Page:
Towards the end of the 19th century, Baku became the center of attention as far as the world's industrial capital/ investment was concerned. In 1870-1880's the famous Nobel brothers and Rothschilds financed Baku oil industry. In 189 0s, the Rothschilds received 42% at the export of Baku oil. The famous Shell Company and Nobel brothers played also an equal role as far as Baku oil industry was concerned. Russian and Armenian capital played a considerable role in Baku oil fortune too. D ue to the Russian discriminatory policy, native capital was put in a disadvantageous place from participating in advanced oil industry existing in Baku at that time. Nevertheless, the oil industry was shaping the economic basis of the native bourgeoisie a nd the national identity.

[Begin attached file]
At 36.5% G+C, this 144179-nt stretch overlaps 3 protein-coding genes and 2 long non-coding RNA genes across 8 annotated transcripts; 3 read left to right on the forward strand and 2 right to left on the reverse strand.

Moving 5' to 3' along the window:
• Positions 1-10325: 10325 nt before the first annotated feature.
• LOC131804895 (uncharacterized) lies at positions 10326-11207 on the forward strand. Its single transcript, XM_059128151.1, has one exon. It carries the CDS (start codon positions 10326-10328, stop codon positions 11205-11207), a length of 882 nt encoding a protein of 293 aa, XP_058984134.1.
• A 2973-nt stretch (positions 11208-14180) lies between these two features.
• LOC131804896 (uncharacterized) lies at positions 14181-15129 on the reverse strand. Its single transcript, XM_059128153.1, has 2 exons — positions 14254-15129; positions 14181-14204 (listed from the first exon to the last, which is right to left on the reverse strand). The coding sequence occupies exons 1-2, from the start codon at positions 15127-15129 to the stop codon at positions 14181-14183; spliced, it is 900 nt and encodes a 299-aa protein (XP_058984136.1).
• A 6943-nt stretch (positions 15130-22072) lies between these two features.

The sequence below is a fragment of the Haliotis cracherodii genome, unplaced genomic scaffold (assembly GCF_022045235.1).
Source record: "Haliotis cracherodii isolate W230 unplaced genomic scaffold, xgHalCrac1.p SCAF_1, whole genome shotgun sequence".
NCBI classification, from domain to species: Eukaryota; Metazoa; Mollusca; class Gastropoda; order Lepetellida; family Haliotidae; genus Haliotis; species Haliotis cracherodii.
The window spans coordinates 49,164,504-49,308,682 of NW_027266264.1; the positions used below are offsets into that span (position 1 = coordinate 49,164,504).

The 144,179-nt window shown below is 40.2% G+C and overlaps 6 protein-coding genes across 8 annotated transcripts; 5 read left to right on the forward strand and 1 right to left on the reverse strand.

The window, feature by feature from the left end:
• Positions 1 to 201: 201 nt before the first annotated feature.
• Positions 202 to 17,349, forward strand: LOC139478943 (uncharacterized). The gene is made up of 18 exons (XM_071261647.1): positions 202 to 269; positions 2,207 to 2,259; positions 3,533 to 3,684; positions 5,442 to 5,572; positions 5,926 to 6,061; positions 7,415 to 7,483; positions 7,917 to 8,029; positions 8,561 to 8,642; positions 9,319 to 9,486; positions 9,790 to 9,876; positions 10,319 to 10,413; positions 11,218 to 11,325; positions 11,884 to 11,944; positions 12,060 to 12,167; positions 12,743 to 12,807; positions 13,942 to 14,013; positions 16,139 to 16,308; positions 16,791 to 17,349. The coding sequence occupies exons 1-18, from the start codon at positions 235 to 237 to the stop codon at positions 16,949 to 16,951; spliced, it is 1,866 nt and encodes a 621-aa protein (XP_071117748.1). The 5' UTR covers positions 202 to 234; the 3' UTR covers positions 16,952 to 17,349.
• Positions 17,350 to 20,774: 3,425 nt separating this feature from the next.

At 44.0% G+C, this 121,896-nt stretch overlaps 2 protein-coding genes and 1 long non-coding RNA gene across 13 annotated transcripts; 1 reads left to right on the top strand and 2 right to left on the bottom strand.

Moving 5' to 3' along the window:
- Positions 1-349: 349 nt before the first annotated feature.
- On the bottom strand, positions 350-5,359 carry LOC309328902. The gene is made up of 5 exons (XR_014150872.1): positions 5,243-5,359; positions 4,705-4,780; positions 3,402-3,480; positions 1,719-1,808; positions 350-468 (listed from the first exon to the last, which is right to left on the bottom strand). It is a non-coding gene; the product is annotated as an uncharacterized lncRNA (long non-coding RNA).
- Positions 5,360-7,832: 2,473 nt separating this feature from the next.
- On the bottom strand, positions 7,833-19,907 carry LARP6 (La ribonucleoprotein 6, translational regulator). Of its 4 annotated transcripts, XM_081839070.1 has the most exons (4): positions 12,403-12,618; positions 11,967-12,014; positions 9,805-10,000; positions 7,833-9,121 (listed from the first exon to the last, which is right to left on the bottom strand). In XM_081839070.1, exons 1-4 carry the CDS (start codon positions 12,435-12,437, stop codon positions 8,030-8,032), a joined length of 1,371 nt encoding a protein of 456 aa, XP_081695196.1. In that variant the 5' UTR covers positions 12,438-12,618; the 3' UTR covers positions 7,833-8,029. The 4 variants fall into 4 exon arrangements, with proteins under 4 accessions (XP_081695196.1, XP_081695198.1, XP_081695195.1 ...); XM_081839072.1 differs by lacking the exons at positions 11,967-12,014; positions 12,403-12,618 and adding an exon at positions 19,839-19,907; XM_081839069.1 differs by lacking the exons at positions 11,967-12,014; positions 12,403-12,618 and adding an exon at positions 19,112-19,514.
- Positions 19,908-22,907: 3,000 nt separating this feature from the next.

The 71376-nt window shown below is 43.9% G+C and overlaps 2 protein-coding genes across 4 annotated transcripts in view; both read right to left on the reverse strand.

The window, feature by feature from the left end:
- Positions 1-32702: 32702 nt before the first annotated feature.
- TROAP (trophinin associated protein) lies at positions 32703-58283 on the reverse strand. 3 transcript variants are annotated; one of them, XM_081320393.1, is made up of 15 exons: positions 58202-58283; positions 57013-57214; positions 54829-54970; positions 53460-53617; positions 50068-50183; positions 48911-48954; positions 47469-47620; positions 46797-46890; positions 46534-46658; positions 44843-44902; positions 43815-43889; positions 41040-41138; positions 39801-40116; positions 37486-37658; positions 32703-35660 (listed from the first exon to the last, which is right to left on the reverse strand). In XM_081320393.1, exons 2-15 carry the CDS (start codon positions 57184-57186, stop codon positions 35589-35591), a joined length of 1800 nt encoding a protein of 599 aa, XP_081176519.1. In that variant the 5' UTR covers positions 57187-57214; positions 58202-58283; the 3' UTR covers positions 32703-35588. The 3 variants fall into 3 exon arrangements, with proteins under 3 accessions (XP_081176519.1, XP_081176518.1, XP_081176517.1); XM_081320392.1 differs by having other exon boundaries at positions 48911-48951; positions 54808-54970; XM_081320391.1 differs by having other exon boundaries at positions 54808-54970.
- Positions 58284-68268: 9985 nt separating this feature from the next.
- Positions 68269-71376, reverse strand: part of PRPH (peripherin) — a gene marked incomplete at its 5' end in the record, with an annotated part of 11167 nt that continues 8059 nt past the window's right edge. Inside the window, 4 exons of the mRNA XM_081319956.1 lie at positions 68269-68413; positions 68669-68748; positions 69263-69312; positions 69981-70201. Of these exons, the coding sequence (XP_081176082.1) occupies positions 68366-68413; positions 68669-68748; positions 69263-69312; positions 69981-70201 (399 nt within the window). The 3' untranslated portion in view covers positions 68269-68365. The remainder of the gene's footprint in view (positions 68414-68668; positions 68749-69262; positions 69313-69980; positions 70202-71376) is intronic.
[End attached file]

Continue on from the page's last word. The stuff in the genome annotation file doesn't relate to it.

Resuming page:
Baku oil was the main oil provider of Imperial Russia. Without it Russian industry would have not been able to function. Baku was providing 97.7% of Russian oil in 1890. At this time oil production in Baku was 426 million Russian po und whereas America's production was 400 million pound. In 1901 Baku shared approximately half of the world's production.

However, oil was the main calamity for a colonial Azerbaijan. Russia had no intention of letting Azerbaijan free. In the beginning of April 1920, the independent Azerbaijan Democratic Republic hardly had a chance to celebrate its se cond anniversary when Lenin, the leader of Russian Bolsheviks, predicting that "the Bolshevik revolution is certain" appointed Mr. Serebrovski as an emissary to organize the oil industry in Azerbaijan. He gave an order to the Red Army gathering in the Nor th Caucasus to occupy Baku. Later on, after the so-called "April revolution" in Baku Lenin wrote: "We all know that our industries stood idle because of the lack of fuel. However, now, the proletariat of Baku toppled the Azerbaijani government and is in c harge of the running the government. This means that now we own the basis of economy that is capable of supporting our industries."